Puglia is the new Tuscany. Or at least it was. The Collio is the new Chianti. Or at least it might be. Trastevere is the old Pigneto. Or at least that's what I read in the glossy travel magazines.
But the hot new region that's inspiring restaurateurs around the world can't be found on Google Maps.
It's the past.
Sydney in 2015 is a hotbed of contemporary Italian cooking - a place where chefs who have moved through restaurants casual and formal, eating food from the Middle, South and Far East along the way, start making connections that result in fresh takes on Italian cooking seldom seen (let alone executed convincingly) in Rome and Milan. But even as Mitch Orr teams fish balls with spaghetti at Acme, Federico Zanellato does coda alla vaccinara in sang choi bao at LuMi and Alessandro Pavoni stuffs spit-roasted lamb into agnolotti and then dresses them with goat's milk yoghurt at Ormeggio, the scene here is fertile enough to produce a smart eatery looking in almost the opposite direction.
While the chaps from Torrisi Italian Specialties tapped into a current of Godfather and Goodfellas cool when they channelled classic New York red-sauce joints to open Carbone in Manhattan back in 2013, Eugenio Maiale and his partners from A Tavola have been far more ambitious in their choice of inspiration: 1970s suburban Italo-Australia.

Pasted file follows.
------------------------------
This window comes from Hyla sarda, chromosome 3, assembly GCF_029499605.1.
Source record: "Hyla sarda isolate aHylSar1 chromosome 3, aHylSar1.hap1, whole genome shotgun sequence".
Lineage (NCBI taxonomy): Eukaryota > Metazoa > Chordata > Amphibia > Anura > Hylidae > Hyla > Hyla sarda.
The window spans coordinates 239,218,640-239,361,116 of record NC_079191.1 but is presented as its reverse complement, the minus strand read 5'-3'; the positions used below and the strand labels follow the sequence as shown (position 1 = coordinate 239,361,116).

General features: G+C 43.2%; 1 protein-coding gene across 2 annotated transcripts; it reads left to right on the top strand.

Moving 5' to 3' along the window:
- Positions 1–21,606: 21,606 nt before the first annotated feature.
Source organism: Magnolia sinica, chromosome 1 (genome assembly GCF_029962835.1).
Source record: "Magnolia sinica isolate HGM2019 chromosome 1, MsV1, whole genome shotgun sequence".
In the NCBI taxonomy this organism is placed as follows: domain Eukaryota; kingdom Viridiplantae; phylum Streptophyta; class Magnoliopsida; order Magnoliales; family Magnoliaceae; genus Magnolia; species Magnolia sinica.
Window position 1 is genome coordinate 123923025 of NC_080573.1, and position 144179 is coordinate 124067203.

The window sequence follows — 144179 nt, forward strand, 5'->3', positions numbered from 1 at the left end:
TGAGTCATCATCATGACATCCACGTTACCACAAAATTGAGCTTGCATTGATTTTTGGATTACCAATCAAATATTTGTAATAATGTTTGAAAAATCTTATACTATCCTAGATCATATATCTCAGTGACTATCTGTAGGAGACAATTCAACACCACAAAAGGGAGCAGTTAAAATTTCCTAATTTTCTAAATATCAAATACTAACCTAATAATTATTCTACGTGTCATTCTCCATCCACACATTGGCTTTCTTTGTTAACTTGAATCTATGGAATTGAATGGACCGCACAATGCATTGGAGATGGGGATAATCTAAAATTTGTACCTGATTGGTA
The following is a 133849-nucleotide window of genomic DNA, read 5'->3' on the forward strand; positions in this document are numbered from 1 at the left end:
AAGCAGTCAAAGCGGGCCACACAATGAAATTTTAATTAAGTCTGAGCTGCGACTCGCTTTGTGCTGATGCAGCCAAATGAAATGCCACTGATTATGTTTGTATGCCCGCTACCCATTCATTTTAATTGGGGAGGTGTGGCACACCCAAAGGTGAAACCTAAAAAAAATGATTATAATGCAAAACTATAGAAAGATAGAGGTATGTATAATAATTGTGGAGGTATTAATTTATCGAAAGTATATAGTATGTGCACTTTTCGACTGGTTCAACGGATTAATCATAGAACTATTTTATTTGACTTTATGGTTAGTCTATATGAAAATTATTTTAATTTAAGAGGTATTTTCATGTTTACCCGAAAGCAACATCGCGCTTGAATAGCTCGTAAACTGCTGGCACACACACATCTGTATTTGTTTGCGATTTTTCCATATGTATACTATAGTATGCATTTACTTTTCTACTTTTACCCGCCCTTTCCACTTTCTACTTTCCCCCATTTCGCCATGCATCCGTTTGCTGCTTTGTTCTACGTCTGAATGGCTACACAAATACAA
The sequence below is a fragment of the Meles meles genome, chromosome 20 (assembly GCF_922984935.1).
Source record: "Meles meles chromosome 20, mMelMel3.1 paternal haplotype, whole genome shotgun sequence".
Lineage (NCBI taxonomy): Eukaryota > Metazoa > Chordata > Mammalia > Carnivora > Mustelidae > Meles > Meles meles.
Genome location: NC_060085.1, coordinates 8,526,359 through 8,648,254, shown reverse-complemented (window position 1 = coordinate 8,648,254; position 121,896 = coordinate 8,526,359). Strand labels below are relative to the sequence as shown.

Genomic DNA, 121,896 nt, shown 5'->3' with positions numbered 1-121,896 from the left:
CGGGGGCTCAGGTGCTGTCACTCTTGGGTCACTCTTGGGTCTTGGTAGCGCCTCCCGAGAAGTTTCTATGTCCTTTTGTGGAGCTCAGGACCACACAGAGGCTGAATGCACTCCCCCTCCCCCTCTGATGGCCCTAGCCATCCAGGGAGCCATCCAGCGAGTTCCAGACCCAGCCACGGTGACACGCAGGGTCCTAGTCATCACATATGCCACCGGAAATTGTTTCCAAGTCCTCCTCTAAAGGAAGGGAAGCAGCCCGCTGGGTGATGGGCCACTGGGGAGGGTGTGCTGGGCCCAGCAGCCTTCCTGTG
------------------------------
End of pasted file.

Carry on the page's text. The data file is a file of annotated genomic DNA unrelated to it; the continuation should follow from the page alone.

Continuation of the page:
That explains the green concrete floor, at least. And the spiky plants in concrete pots, and quite possibly the chicken wire over the shelves above the open kitchen. And it explains the name: a frieze of besser blocks, the least-missed vestige of 1970s landscaping, adorns the wall above the (concrete) banquette.
This used to be Billy Kwong but the brave renovation, which knocked down the wall into the shopfront next door to double the floor space, has rendered it unrecognisable. On paper it may sound chilly and - let's say it - more than a little misguided, but although it feels a little spare and raw, it works.
If you'd had a grappa too many you might be tempted to say that it has an open sunniness that (stay with me) recalls the upcycled Motel 6 vibe at the Ace Hotel in Palm Springs as much as it does Sundays at Nonna's house. Almost.
The thing that animates it, the thing that ties it all together and brings to life the idea of it being about family get-togethers in a more innocent time, is generosity. The food comes out on blue-and-white enamelware, but it's more homely and uncomplicated than slavishly retro. It's hard not to like a menu that lists "today's fresh bread" and then immediately follows it with "yesterday's bread, garlic butter", and it's harder still not to like that bread when it's drenched so comprehensively with that butter.
Everything about the shape, scope, feel and price of the place suggests it's been designed with groups in mind, and the carte is perfectly flexible in that regard. Several of the small dishes can be ordered a piece at time, whether it's superb sardines, boned, crumbed, fried, dusted with salt and served hot in a sweet little brown paper envelope with garlic mayo, or the lushly juicy pork, veal and beef meatballs.
By the same token, you could lounge in the window as a lone wolf with a glass of rosato and watch Crown Street's near-peerless people-parade over a bowl of gnocchi with turkey ragù and be perfectly happy. The potato dumplings are airy and light, the sauce rugged and hearty. A scattering of crunchy fried breadcrumbs makes for an inspired garnish.